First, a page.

A big recent report from German powerhouse Deutsche Bank turns some conventional thinking on its head.
Cash is here to stay but plastic credit and debit cards are set to disappear – and disappear soon.
The survey of 3,600 people across Europe, the USA and Asia finds “cash will stay” but digital payments will lead to “the extinction of the plastic card.”
Deutsche Bank Research’s Marion Laboure, Ph.D and Jim Reid wrote :
Cash has properties that no other payment method has. It helps users remain anonymous and avoids cyberattacks
However, these benefits are not why most of the 3,600 people surveyed prefer cash. The number one reason (over 40 percent) people like cash is easier budgeting and fast payments.
Cash is convenient, accepted almost everywhere, and secure say the researchers. For the rich and wealthy, cash has become buffer in uncertain times.
“Over centuries, people have developed a deep-rooted trust in paper and coins during uncertain times.
“The trade war between the US and China has led notable investors to increase their cash holdings.
The Reserve Bank of Australia has also noticed an increase in cash holdings by investors during COVID-19.
The value of cash on issue is surging and is on track to break $100 billion of notes of issue soon.
The Reserve Bank of Australia is reporting a continuing surge in new bank notes being issued and withdrawn by Australians during COVID-19.
Last week ending 5 August, $611 million in new Australian bank notes were issued by the RBA. $1.38 billion was issued in the last week of July 2020.
Around half a billion dollars per week is being withdrawn as cash by Australians since late March. The amount of cash in circulation or being hoarded will soon break $100 billion for the first time ever.
Since the second half of March, cash on issue has surged up more than 10 per cent from less than $84 billion to more than $94 billion.
“The death of cash has been exaggerated,” said Tim Wildash, CEO of Next Payments, Australia’s and New Zealand’s biggest independent ATM network.
“Aussies and New Zealanders are voting for cash, at this rate, Australia will have issued $100 billion in cash before Christmas. Our own data shows that cash withdrawals are bouncing back after social restrictions ease. In Australian states post-lockdown and in New Zealand we are seeing people come back to cash in droves.
“Meanwhile Deutsche Bank and other are predicting the death of plastic cards this decade, which may surprise some.”
Diital wallets will see plastic cards move onto people’s phones and other devices. The insecurity of plastic credit and debit cards is also a huge concern
Yesterday two more police reports from Melbourne’s South East – Kew and Frankston - have added to the deluge of warnings and public posts from police about contactless card fraud and the $200 limit for no-PIN transactions.
“The $200 limit has led to people’s cars being broken into, handbags stolen and criminals running rampant in our streets, suburbs and shops,” said Tim Wildash, Chief Executive Officer of Next Payments, Australia’s leading independent ATM network.
“Cards are dirtier than cash, less private and less secure.”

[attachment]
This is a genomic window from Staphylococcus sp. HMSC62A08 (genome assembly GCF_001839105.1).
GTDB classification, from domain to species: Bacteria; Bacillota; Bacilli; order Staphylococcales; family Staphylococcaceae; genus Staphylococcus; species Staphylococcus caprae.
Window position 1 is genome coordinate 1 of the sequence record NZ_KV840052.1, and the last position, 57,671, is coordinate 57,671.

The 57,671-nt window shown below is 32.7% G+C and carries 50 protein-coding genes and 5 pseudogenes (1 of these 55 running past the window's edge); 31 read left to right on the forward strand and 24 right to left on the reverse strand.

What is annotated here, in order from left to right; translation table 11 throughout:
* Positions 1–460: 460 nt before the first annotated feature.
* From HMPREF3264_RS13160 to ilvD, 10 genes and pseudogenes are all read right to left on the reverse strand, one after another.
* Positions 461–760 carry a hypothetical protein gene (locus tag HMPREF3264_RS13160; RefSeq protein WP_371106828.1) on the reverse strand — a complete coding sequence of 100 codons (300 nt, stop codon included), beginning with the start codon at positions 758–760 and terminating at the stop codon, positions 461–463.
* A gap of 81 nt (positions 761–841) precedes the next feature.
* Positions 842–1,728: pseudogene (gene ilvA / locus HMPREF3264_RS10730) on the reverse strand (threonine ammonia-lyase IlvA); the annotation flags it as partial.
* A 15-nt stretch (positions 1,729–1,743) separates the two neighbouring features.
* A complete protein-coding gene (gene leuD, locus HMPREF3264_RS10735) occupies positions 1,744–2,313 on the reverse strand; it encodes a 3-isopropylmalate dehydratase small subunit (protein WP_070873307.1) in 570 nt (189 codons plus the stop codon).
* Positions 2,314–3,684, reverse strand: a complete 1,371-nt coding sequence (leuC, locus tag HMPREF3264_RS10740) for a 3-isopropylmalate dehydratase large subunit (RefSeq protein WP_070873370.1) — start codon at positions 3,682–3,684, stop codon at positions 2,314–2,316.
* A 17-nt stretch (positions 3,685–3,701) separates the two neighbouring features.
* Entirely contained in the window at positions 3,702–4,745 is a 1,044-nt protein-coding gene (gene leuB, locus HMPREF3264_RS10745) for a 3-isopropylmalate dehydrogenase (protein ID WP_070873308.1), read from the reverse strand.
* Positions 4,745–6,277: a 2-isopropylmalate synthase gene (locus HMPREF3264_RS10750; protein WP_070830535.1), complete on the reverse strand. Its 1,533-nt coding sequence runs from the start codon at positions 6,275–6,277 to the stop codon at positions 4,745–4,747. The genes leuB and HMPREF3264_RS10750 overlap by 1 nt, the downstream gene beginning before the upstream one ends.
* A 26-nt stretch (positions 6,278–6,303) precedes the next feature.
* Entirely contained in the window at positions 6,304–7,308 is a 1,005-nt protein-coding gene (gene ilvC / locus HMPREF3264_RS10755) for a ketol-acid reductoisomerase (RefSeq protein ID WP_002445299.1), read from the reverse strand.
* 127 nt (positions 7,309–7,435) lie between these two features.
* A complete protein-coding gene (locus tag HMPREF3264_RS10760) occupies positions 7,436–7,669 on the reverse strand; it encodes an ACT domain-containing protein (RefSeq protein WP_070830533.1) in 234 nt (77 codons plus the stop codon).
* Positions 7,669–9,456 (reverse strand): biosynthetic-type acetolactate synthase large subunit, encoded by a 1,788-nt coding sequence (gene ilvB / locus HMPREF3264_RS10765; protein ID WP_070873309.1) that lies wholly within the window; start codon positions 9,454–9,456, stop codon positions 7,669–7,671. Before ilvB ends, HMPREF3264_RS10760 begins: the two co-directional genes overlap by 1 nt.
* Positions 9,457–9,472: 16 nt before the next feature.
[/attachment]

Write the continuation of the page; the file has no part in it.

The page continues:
Cash will be a part of the economy for decades to come said the Deutsche Bank research which cited previous predictions about the death of cash:
1968: “As a result of the proliferation of credit cards, there has been widespread speculation about the possibilities of a checkless, cashless society in the future.” Jack Lefler, 24 July 1968: Las Cruces Sun-News, NM, USA.
1970s: Citibank leader writes: “Cashless Society Is Predicted by Credit Card Use.”
1981: “World of Tomorrow: School, Work and Play, Neil Ardley said, by 2002, “you do not carry any money on you and neither does anyone else. You pay for everything you buy with an identity card like a credit card. It has a magnetic strip containing your name and other personal information.”
February 2007, The Economist cover title: “The End of the Cash Era.” – cash is a dinosaur doomed to extinction.
2016: Larry Summers “It’s time to kill the $100 bill.”
We could also add these recent announcements regarding the death of cash:
July 2020: PayPal predicts death of cash: “PayPal executives said society has reached an "inflection point" when it comes to the "death of cash,"
August 2020: Washington Post: “Will the pandemic finally kill cash?”:
August 2020: Fox News TV: Does coronavirus mark the death of cash? “No cash will be around for a long time…”
Despite the resilience of cash and the continuing support cash enjoys among consumers and merchants, there are powerful forces who do not support cash.
“Governments, banks, and card providers share at least one common goal: the elimination of cash,” said the Deutsche Bank researchers.
Governments want to eliminate large cash notes and banks and card companies are targeting small payments with contactless cards and mobile payments said Deutsche.
“Thus, the global campaign against paper money is lively.”
Despite this campaign, ordinary people are voting for cash.
“A third of people in developed countries consider cash to be their favourite payment method and more than half believe cash will always be around,” said the Deutsche Bank study, “This statement was true regardless of country, gender, and age.”
Small business owner Jenny Nguyen from Footscray has decided to go cash-only in her florist.